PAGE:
The typical IT Project:

OK, your project turns out to be one of the 25% or less that will need to build new software because nothing exists that you can re-use or buy.

5) Once a decision to build is recommended and accepted, detailed requirements must be defined to the level necessary to design and develop the system…and then design, development, testing and implementation follow.

As a concept, “Requirements” often seem to be the whipping-boy of the analysts or latest guru. The debate is not about Requirements as a ‘concept’ — everyone agrees you need to know what is supposed developed! — its about what is the best way to do it in such a way as to ensure that the delivered software does do what the business needs. Projects delivering software that doesn’t do what the business needs is still a common enough occurrence that a wide range of methods are being used in attempt to solve this problem. This range is usually described as veering from formal, detailed analysis and documentation, all the way to the most intense forms of Agile methods. I believe there are also other axes of  interest in play, notably code-generation from models, including older CASE tools or newer MDA approaches using UML.

In step (5) above, I do not lightly combine “design, development, testing and implementation” into one phrase; here is where the hard work gets done, where teams of multiple people/roles are involved. As I have proposed above, such a team at a typical company will be made up of specialists doing the various types of work, with a project manager to guide and control the work. This is where most IT methodologies (like RUP ) provide the most detail and direction, and I do not intend to replicate that here or even recommend any one methodology; my only advice is use one that works for your company, and use it for a long time to maximize the return on your investment in that methodology; jumping from the latest hot thing to the next just costs too much in terms the change effort needed and the impact on your efforts.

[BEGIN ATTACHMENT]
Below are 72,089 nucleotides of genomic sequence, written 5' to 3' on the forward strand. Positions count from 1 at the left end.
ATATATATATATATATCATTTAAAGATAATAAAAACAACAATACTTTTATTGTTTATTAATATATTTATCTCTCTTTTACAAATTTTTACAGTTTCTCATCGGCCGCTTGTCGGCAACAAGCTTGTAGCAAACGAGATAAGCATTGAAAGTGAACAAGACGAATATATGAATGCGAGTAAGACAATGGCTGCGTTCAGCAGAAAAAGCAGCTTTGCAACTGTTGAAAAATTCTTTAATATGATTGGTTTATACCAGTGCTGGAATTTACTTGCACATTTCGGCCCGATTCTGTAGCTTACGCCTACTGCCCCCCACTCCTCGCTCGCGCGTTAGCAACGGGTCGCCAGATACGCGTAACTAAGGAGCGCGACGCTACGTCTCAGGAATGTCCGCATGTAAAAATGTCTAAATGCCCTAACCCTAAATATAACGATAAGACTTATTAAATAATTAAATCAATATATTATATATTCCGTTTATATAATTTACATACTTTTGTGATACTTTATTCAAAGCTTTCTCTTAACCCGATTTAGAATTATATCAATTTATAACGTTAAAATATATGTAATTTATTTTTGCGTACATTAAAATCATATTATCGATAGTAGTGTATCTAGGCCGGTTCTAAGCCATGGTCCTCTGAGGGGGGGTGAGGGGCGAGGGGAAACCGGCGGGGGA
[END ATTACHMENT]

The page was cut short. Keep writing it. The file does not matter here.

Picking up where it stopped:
Given all that, I do believe its been clear for a long time that building things in pieces and sticking them together is the way to develop systems; consider the idea of high Cohesion and low Coupling in the original Structured Analysis and Design methodologies. Actually doing it so that these pieces of software, components being the most common name, can be re-used later on when constructing/assembling a new system, that’s been harder to accomplish. Object-Oriented approaches were very big on this in ‘90s.

Can it be done? Is it being done? Object-Oriented was to deliver re-usable components, but the industry veered away from this goal as we moved from a CUA view of software to a web, browser-based view of systems. What the dozens of industry emails I get do tell me is that the new basis of re-use is Service-Oriented Architecture (SOA); instead of assembling software components into one whole system, you build a front-end (façade?) that invokes existing services, internal or external to your company. The services expose a public data interface and a description of its functions; you provide the data it requires, you get a result back. The travel industry was one of the first into external services, allowing systems to query different services in searches for flights, hotels and such that meet the provided criteria.

6) After the software is implemented, the original project is complete but the life of the software has just begun. Requests will be made to change or extend the system, and it may prove to have problems that are discovered after it has been in use for a period of time. This collection of changes and problems will likely lead to the initiation of that most common of IT projects, the Enhancement Release.

So, we have seen  that many activities and steps in an IT project involve only one or two people, mainly the Business Analyst and sometimes a Project Manager.

Next time: let us consider what to do when multiple specialists work together.

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Jim Love, Chief Content Officer, IT World Canada

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